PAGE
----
South Africa –The Largest African Economy
South Africa is the only country in Africa that is part of the BRICS (Brazil, Russsia, India, China and South Africa). Study shows that the BRICS could become one of the four most dominant economies by 2050. These countries encompass over 25% of the world’s land coverage and 40% of the world’s population and hold a combined Gross Domestic Product (GDP) at Purchasing Power Parity (PPP) of $18.49 trillion.
With an economic size of about $577 billion, South Africa is ranked as the largest African economy. Its close linkage with the global economy has made South Africa’s economy suffer from the worsened economic lull in Europe and China, the two main export destinations of the country. Thus resulting in weakened growth prospects, lower fiscal revenues, volatile valuation of the rand, and dampened external financing.
Egypt –Second Biggest Economy In Africa
With about 82.5 million population and an economy size of approximately $525 billion, Egypt is ranked second biggest economy in Africa. It has one of the most developed and diversified economies in the Middle East. Agriculture, industry and services represent almost equal rates in national production. However, despite the high levels of economic growth over the past few years, living conditions for the average Egyptian remain poor. This was aggravated by the recent unrest as it has hit tourism and foreign direct investment, two key sources of foreign reserves.
Nigeria –The Preferred Destination For Investment In Africa
Nigeria has become the preferred destination for investment in Africa with an economy size of about $247 billion coupled with its growing population of over 160 million. It is ranked first in the top five host economies for foreign direct investment in Africa, accounting for over 20 of total FDI flows into the continent. The Investment Climate Reform Programme has helped to attract over ₦6.8 trillion local and foreign direct investments within the first ten months of 2012.
Successive governments in Nigeria have since independence, pursued the goal of structural changes without much success. The growth dynamics have been propelled by the existence and exploitation of natural resources and primary products. Initially, the agricultural sector, driven by the demand for food and cash crops production was at the centre of the growth process, contributing 54.7% to the GDP during the 1960s. The second decade of independence saw the emergence of the oil industry as the main driver of growth. Today, Nigeria is a mono-economy that is highly dependent on oil which accounts for 75% of government’s revenue.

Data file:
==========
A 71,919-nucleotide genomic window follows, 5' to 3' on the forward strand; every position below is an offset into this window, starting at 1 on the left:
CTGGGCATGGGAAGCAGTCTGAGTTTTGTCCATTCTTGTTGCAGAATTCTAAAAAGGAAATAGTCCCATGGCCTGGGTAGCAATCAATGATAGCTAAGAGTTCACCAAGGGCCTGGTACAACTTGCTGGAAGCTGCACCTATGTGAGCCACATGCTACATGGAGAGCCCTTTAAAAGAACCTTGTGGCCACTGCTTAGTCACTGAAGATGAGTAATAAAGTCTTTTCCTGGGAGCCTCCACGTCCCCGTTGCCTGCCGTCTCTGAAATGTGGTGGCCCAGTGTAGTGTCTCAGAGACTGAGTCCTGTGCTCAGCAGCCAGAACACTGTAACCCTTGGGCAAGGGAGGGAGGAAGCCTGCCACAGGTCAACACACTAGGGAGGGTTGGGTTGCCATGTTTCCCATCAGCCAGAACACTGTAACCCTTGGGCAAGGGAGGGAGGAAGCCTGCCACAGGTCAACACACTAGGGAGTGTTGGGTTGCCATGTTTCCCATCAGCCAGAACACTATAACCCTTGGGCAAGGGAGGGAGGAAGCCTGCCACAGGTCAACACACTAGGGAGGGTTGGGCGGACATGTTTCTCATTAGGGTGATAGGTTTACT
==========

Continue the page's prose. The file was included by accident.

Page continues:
Algeria –Hydrocarbon Driven Economy
The Algerian economy is largely driven by hydrocarbon and it is estimated at $275 billion. With 10% of its population under employed, Algeria’s 37 million population has unemployment rate of 21.5%. Hydrocarbon in Algeria accounts for approximately 60% of budget revenues, 30% of GDP, and over 95% of export earnings. Algeria is the sixth largest exporter of gas and is ranked 10th in natural gas reserves in the world. It has a $183 billion in foreign reserves and a large hydrocarbon stabilisation fund. Its external debt is extremely low at about 2% of GDP. Efforts are ongoing by the government to diversify the economy by attracting foreign and domestic investments outside the energy sector.
Morocco –The Fifth African Economy By GDP
Morocco’s $99 billion liberal economy is adjudged to be the fifth African economy by GDP (PPP). The country has witness steady economic growth with a 4.9% year-on-year growth. Economic growth is far more diversified, with new service and industrial sectors development. Morocco’s economic growth eased to 2.6% in the second quarter from 2.8% in the first quarter of 2012 as weakening agriculture and consumption growth took their toll on the economy.
In general, the Nigerian economy has grossly underperformed relative to her enormous resource endowment and her peer nations. It has the 6th largest gas reserves and the 8th largest crude oil reserves in the world. It is endowed in commercial quantities with about 37 solid mineral types and has a population of over 160 million. Yet, economic performance has been rather weak and does not reflect these endowments.
The prospects for growth in Nigeria are very bright going by the achievements recorded during the last ten years and the current reforms in the various sectors. However, for Nigeria to consolidate these economic gains and move higher in the frontlines of growth and development, it must deepen reforms that improve human capital, promote high-quality public infrastructure, and encourage competition. The pillars to sustain this consolidation must include a firm fiscal policy, transparent fiscal operations, development-oriented monetary and exchange rate policies, strengthening of the financial sector and strict adherence to the rule-of-law.